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Wireless carriers may soon boost speeds with a bunch of free spectrum

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Apple and Samsung already have phones that support the new spectrum

Illustration by Alex Castro / The Verge

Wireless carriers are expected to start boosting LTE speeds and augmenting their 5G rollouts later this year with a swath of spectrum that, as of this week, is finally ready for commercial use. Many popular phones — including Apple’s iPhone 11, Samsung’s Galaxy S10, and Google’s Pixel 4 — already support the spectrum, so it’s possible people in the US will start benefiting from the new deployments later this year.

On Monday, the Federal Communications Commission opened the gates to wider usage of the spectrum, which sits around 3.5GHz, by issuing the first approvals to four separate companies to administer its usage and ensure interference is avoided. Once a carrier starts working with one of those four companies, they can broadcast on the new spectrum right away.

That frequency delivers data faster than typical LTE airwaves, and it’s farther-reaching than the much higher speed millimeter wave connections used for 5G’s quickest connections. Essentially, it offers a balance of speed and distance that’s particularly handy for 5G deployment.

Some of the spectrum comes “with virtually no cost associated with it,” says Dave Wright, president of the CBRS Alliance, an industry group focused on putting this spectrum to use for mobile phones. “So I think we’ll see the mobile operators using the spectrum [alongside their existing spectrum] to get increased capacity.”

The FCC has been trying to open up 3.5GHz airwaves since 2015, but it’s taken years to put structure around how it’ll happen. The trouble is, this spectrum is already being used by the US Navy, as well as a small number of companies. Particularly when it comes to the Navy, the FCC doesn’t want any of these new deployments getting in the way.

So the commission spent the last several years setting up a scheme to make it all work. Any company that wants to use the 3.5GHz spectrum will have to work with an approved company, known as a Spectrum Access System administrator, to manage their broadcasts. The administrator will then prioritize the Navy (along with other grandfathered parties) over all other signals. Four companies have been approved to offer administration services so far, with Google and Sony among them.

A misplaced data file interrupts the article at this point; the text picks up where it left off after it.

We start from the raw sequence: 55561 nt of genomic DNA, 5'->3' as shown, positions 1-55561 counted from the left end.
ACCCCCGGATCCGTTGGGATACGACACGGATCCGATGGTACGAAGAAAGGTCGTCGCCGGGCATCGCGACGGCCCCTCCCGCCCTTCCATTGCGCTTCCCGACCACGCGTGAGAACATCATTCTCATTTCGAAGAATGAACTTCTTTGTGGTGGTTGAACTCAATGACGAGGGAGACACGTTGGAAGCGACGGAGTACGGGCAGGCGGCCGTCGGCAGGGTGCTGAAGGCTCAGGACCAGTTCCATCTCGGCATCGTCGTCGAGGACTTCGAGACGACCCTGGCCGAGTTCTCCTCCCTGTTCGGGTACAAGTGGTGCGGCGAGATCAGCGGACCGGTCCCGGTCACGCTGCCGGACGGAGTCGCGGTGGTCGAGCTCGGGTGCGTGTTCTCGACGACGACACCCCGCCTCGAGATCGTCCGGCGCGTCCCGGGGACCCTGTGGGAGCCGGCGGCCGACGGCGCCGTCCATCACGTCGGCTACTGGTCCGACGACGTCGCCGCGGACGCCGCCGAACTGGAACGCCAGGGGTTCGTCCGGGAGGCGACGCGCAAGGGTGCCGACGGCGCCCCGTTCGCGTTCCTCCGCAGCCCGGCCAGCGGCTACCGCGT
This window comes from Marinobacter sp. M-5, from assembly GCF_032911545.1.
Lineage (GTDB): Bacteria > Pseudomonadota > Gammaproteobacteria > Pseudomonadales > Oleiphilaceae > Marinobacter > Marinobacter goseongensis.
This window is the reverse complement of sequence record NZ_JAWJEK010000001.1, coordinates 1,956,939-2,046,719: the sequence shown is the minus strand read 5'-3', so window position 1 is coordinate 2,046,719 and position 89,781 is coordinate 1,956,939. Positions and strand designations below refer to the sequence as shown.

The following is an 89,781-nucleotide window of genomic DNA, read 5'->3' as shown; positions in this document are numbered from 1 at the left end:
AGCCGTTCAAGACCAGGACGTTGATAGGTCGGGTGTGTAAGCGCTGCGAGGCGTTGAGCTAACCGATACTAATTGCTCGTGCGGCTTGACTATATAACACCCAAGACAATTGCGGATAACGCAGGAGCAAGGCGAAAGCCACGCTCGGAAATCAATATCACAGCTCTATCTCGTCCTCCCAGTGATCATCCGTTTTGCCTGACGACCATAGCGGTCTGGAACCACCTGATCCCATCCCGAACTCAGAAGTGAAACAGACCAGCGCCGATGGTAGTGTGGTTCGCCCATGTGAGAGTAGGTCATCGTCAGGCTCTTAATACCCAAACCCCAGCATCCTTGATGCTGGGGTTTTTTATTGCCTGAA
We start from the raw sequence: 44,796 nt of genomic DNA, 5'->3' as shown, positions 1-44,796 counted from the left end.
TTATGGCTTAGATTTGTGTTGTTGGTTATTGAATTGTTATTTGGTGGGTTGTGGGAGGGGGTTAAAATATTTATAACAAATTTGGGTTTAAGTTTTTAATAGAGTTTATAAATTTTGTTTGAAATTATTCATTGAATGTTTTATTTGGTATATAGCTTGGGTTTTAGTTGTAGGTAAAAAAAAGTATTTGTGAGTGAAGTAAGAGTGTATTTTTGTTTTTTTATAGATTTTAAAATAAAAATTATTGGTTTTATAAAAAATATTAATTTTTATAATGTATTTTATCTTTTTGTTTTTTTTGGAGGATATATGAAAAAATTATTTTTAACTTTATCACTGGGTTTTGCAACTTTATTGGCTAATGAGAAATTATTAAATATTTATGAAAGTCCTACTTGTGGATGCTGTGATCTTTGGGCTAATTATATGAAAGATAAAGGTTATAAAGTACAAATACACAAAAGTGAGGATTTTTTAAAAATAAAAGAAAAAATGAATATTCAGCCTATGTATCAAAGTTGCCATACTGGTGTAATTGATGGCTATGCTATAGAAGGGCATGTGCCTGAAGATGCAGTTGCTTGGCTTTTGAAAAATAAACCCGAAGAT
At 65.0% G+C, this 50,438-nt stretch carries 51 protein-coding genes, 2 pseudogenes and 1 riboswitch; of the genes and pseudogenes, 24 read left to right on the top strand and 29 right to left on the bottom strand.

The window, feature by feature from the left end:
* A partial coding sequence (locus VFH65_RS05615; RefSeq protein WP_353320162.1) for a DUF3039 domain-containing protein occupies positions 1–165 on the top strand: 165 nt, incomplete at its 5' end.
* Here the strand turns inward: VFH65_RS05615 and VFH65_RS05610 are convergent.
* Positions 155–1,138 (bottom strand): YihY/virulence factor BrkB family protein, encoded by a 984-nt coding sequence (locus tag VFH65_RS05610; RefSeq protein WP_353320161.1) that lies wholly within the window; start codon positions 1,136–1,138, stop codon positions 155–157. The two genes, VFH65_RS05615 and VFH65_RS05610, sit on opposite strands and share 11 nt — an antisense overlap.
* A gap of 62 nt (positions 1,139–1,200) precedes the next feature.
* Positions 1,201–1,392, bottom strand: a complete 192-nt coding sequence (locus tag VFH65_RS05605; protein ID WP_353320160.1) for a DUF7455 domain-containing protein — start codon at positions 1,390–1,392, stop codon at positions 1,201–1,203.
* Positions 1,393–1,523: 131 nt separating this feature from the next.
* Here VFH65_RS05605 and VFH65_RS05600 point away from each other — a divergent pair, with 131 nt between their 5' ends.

The FCC intends to auction off about half of the spectrum it’s opening up around 3.5GHz. The other half will be open for anyone to use, with the caveat that they still have to work through an administrator. Licensed users will also be prioritized over non-licensed users as part of the commission’s spectrum sharing scheme.

Despite the fact that they’ll have to share it, wireless carriers are eager to start using the new spectrum. Mostly, that’s because it’s free. Hardware support for this spectrum is also already available thanks to existing deployments in Japan and Europe, according to Wright. So for carriers, it’s likely to be an easy upgrade to their existing tech, without having to spend millions on new spectrum licenses.

Carriers are likely to try out the spectrum for free to see whether they want to pay for licenses later on, says Wright. The FCC is supposed to begin auctioning it off starting in June, and licensed usage is expected later this year. But if carriers can get the performance they need without paying, they may just take it.

“That gives them the opportunity to kick the tires to figure out maybe in certain areas there’s not going to be a tremendous contention for the spectrum,” says Wright, pointing to suburban areas and enterprise users. “So, you know, why would I pay a license for this if you can be working perfectly fine [without it]?”

Light Reading reported last year that Verizon was already installing antennas to broadcast 3.5GHz signals and that it had been pushing smartphone makers to include support. T-Mobile has also spoken of “continued interest” in the spectrum, and AT&T plans to use the spectrum for LTE and later 5G, as well as fixed home broadband connections.

Wireless carriers relying on shared spectrum may seem unusual — most of the LTE signals we get come from airwaves that our phone carrier has an exclusive license to — but it’s already being done. Some of the speed gains seen in later LTE upgrades came from carriers taking advantage of spectrum that’s traditionally used for Wi-Fi. Light Reading reports that Verizon, AT&T, and T-Mobile all already take advantage of unlicensed Wi-Fi spectrum, too.